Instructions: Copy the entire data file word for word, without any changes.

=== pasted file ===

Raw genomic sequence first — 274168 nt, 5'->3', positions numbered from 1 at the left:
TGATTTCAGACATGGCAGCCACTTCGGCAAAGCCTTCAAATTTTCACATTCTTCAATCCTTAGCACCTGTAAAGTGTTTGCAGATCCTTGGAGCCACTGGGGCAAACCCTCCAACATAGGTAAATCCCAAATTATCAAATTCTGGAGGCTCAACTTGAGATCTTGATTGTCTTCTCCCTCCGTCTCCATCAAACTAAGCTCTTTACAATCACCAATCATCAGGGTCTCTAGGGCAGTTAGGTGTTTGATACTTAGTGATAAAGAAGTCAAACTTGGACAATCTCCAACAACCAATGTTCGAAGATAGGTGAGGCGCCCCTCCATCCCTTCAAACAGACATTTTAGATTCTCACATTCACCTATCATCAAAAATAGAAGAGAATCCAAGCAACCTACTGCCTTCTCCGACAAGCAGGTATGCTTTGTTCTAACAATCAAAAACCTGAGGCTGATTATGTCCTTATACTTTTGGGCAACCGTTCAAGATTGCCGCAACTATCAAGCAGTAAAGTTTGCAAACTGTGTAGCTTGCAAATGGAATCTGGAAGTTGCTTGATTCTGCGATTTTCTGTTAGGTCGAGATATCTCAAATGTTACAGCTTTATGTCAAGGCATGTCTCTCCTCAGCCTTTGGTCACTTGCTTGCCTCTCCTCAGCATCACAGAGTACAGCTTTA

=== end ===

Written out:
Raw genomic sequence first — 274168 nt, 5'->3', positions numbered from 1 at the left:
TGATTTCAGACATGGCAGCCACTTCGGCAAAGCCTTCAAATTTTCACATTCTTCAATCCTTAGCACCTGTAAAGTGTTTGCAGATCCTTGGAGCCACTGGGGCAAACCCTCCAACATAGGTAAATCCCAAATTATCAAATTCTGGAGGCTCAACTTGAGATCTTGATTGTCTTCTCCCTCCGTCTCCATCAAACTAAGCTCTTTACAATCACCAATCATCAGGGTCTCTAGGGCAGTTAGGTGTTTGATACTTAGTGATAAAGAAGTCAAACTTGGACAATCTCCAACAACCAATGTTCGAAGATAGGTGAGGCGCCCCTCCATCCCTTCAAACAGACATTTTAGATTCTCACATTCACCTATCATCAAAAATAGAAGAGAATCCAAGCAACCTACTGCCTTCTCCGACAAGCAGGTATGCTTTGTTCTAACAATCAAAAACCTGAGGCTGATTATGTCCTTATACTTTTGGGCAACCGTTCAAGATTGCCGCAACTATCAAGCAGTAAAGTTTGCAAACTGTGTAGCTTGCAAATGGAATCTGGAAGTTGCTTGATTCTGCGATTTTCTGTTAGGTCGAGATATCTCAAATGTTACAGCTTTATGTCAAGGCATGTCTCTCCTCAGCCTTTGGTCACTTGCTTGCCTCTCCTCAGCATCACAGAGTACAGCTTTA